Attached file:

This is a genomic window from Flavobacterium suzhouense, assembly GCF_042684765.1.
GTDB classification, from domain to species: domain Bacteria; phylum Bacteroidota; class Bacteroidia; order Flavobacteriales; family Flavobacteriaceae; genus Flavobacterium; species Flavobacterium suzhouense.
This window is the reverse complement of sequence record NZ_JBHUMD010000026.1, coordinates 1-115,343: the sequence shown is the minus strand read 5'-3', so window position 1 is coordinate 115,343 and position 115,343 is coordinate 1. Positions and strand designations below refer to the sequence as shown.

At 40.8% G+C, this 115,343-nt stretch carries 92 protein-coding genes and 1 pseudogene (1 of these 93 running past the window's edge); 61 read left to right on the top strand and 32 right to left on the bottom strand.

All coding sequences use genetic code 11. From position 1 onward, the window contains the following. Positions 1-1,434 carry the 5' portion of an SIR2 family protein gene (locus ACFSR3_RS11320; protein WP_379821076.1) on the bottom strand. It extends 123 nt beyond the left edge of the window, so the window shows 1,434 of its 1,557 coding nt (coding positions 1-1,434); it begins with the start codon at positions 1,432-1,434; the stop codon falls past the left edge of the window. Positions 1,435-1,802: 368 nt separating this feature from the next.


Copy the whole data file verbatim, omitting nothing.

This is a genomic window from Flavobacterium suzhouense, assembly GCF_042684765.1.
GTDB classification, from domain to species: domain Bacteria; phylum Bacteroidota; class Bacteroidia; order Flavobacteriales; family Flavobacteriaceae; genus Flavobacterium; species Flavobacterium suzhouense.
This window is the reverse complement of sequence record NZ_JBHUMD010000026.1, coordinates 1-115,343: the sequence shown is the minus strand read 5'-3', so window position 1 is coordinate 115,343 and position 115,343 is coordinate 1. Positions and strand designations below refer to the sequence as shown.

At 40.8% G+C, this 115,343-nt stretch carries 92 protein-coding genes and 1 pseudogene (1 of these 93 running past the window's edge); 61 read left to right on the top strand and 32 right to left on the bottom strand.

All coding sequences use genetic code 11. From position 1 onward, the window contains the following. Positions 1-1,434 carry the 5' portion of an SIR2 family protein gene (locus ACFSR3_RS11320; protein WP_379821076.1) on the bottom strand. It extends 123 nt beyond the left edge of the window, so the window shows 1,434 of its 1,557 coding nt (coding positions 1-1,434); it begins with the start codon at positions 1,432-1,434; the stop codon falls past the left edge of the window. Positions 1,435-1,802: 368 nt separating this feature from the next.